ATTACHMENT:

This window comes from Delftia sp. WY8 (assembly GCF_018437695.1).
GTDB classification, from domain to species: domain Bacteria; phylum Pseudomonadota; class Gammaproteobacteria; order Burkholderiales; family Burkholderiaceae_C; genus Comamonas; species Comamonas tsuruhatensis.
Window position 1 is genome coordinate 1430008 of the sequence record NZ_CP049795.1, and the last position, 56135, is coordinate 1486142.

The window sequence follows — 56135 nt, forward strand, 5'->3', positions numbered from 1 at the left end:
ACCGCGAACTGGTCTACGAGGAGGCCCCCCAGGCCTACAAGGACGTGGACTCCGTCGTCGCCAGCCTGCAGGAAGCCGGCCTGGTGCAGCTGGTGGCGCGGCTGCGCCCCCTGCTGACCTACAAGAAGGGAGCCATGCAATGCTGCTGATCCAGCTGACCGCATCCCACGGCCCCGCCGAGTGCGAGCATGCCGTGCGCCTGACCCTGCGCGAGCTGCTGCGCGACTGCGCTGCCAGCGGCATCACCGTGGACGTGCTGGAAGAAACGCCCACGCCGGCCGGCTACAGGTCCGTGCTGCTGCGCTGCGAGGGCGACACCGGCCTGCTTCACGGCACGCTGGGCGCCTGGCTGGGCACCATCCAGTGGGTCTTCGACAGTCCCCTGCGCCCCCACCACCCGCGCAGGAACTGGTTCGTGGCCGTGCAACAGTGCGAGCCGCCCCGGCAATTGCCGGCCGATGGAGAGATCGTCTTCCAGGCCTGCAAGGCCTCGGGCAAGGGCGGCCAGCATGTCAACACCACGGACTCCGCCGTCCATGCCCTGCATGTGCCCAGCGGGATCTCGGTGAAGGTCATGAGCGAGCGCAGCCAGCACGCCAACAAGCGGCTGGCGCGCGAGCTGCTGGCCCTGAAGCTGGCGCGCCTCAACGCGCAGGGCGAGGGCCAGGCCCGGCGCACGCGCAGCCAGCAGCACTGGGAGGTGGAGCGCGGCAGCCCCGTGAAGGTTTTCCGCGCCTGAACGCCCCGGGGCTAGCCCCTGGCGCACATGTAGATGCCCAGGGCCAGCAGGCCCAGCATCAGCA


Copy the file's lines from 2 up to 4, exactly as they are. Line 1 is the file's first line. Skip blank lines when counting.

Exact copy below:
GTDB classification, from domain to species: domain Bacteria; phylum Pseudomonadota; class Gammaproteobacteria; order Burkholderiales; family Burkholderiaceae_C; genus Comamonas; species Comamonas tsuruhatensis.
Window position 1 is genome coordinate 1430008 of the sequence record NZ_CP049795.1, and the last position, 56135, is coordinate 1486142.

The window sequence follows — 56135 nt, forward strand, 5'->3', positions numbered from 1 at the left end: